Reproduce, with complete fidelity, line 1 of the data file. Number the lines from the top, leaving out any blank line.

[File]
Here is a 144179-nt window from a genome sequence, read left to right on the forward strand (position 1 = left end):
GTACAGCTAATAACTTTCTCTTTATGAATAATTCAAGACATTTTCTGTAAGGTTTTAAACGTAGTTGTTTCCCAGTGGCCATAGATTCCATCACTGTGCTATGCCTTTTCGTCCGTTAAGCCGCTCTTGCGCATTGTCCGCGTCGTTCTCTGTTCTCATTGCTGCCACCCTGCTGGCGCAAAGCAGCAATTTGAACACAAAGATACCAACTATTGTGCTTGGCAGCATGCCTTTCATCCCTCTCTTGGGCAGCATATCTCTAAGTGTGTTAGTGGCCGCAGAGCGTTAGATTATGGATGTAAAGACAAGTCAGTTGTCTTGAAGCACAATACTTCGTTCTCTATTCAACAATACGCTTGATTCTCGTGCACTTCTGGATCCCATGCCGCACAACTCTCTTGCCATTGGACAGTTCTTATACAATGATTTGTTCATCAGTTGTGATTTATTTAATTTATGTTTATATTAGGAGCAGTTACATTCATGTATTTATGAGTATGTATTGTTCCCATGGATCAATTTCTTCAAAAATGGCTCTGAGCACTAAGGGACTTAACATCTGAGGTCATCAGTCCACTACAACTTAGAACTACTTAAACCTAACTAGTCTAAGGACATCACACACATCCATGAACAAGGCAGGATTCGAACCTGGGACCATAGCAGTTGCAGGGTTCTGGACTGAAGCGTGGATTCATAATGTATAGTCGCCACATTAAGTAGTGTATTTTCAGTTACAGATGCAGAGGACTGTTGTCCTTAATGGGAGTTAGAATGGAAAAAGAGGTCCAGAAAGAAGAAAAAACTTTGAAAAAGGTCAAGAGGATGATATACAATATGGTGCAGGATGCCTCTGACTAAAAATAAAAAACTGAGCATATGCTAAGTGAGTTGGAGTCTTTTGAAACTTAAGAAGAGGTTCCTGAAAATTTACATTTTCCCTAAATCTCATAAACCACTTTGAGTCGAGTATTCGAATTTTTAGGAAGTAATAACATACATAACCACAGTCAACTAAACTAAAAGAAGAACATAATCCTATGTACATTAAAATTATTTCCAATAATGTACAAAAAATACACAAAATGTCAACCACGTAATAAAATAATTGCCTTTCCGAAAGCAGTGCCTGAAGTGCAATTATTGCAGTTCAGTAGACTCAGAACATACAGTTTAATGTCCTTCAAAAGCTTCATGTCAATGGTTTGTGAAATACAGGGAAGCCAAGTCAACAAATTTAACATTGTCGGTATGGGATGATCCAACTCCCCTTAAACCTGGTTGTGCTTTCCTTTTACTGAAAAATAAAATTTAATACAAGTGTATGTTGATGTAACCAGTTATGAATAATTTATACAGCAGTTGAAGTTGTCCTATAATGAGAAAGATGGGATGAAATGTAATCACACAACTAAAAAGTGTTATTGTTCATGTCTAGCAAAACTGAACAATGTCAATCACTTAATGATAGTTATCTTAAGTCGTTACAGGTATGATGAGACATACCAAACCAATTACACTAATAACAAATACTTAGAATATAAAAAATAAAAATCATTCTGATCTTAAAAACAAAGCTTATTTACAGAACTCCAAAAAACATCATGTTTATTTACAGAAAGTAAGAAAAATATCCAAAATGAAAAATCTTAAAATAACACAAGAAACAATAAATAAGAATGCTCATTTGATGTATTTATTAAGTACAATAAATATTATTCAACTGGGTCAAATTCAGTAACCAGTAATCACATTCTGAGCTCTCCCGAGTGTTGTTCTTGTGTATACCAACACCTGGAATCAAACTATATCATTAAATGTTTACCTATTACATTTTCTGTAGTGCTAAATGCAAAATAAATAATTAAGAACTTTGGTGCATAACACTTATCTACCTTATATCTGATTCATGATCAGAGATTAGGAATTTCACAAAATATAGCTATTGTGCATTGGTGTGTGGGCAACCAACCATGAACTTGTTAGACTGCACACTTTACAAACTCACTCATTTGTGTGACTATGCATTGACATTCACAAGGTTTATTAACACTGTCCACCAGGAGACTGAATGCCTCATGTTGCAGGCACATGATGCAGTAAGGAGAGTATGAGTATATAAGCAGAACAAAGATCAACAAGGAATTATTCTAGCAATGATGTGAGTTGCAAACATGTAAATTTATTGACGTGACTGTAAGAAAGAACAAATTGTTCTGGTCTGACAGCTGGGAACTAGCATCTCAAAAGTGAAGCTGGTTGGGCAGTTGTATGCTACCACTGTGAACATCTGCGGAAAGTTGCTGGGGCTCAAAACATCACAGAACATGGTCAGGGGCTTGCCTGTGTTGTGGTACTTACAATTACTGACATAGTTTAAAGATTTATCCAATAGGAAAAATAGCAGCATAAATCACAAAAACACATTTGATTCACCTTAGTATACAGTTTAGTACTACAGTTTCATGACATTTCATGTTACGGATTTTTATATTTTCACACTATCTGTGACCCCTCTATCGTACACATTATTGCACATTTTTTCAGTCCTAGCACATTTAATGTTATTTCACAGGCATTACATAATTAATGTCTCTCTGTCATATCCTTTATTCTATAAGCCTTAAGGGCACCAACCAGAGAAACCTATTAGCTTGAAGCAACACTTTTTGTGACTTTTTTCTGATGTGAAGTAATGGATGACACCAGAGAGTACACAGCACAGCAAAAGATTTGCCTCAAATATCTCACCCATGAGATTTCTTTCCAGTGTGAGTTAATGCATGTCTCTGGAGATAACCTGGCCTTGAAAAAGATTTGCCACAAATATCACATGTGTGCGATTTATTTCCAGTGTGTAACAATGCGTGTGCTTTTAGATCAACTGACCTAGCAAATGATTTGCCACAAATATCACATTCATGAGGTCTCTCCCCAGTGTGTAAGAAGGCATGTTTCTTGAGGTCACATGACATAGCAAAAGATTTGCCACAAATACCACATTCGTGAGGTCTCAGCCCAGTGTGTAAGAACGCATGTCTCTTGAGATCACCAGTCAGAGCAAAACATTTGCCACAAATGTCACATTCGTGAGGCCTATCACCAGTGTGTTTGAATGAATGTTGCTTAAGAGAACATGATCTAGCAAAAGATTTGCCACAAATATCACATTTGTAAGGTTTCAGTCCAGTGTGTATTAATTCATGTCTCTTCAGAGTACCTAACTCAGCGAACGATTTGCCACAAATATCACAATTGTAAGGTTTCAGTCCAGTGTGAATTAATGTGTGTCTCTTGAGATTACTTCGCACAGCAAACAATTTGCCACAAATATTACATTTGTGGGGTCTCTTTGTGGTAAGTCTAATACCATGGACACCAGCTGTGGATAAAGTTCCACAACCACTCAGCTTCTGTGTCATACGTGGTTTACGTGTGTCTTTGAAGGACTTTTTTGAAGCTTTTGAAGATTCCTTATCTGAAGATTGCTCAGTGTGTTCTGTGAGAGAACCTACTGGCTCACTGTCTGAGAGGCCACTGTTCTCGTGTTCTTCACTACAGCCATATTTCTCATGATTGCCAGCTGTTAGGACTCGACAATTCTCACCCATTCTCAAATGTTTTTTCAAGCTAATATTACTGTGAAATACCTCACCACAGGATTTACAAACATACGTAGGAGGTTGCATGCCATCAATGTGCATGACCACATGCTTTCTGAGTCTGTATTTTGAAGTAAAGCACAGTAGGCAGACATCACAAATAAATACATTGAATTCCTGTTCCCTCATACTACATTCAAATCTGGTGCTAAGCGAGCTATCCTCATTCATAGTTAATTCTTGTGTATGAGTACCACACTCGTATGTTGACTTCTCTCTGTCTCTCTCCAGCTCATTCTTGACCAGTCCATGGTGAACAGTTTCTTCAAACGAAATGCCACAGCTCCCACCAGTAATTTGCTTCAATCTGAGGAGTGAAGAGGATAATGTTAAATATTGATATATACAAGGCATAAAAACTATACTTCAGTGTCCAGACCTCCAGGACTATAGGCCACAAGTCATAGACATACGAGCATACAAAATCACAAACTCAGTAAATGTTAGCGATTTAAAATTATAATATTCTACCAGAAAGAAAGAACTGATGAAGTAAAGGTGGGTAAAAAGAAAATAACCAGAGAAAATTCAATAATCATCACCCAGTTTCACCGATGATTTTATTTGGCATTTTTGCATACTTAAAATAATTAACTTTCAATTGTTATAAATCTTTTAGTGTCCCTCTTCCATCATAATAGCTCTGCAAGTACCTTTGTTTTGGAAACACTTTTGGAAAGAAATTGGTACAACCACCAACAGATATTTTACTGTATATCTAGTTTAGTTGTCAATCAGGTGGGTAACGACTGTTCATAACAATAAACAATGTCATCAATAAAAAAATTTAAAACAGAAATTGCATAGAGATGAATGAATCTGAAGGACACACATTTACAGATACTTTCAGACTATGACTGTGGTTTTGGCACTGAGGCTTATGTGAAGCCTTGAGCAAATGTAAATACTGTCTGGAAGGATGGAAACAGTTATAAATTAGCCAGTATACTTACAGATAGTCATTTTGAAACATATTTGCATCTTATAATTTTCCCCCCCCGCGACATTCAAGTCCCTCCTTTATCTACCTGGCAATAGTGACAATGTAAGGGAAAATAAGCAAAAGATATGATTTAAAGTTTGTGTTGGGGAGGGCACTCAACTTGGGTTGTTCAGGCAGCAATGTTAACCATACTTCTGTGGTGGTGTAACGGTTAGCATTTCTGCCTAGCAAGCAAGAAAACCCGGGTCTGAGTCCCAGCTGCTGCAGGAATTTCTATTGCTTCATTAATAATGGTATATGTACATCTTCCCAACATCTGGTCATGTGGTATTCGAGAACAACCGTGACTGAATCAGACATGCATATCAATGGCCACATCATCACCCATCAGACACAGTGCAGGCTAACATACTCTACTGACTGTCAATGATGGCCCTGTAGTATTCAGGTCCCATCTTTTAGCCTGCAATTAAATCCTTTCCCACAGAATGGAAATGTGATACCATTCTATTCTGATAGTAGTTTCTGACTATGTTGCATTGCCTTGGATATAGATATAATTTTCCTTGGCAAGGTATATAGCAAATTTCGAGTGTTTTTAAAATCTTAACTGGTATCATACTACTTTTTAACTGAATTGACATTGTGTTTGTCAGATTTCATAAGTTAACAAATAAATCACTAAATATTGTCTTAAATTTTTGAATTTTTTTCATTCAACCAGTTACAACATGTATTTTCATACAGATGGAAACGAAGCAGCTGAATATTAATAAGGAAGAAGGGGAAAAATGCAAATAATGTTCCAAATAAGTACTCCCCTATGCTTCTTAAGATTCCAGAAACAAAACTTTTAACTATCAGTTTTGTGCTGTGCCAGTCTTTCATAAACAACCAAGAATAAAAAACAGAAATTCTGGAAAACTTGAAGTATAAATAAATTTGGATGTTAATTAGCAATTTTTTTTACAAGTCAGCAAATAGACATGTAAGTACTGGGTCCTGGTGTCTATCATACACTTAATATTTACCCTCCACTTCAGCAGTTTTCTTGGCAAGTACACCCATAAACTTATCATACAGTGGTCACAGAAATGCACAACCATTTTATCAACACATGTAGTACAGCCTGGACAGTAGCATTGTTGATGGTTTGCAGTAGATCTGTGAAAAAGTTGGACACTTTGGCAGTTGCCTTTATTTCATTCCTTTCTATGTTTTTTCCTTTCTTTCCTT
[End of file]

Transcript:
Here is a 144179-nt window from a genome sequence, read left to right on the forward strand (position 1 = left end):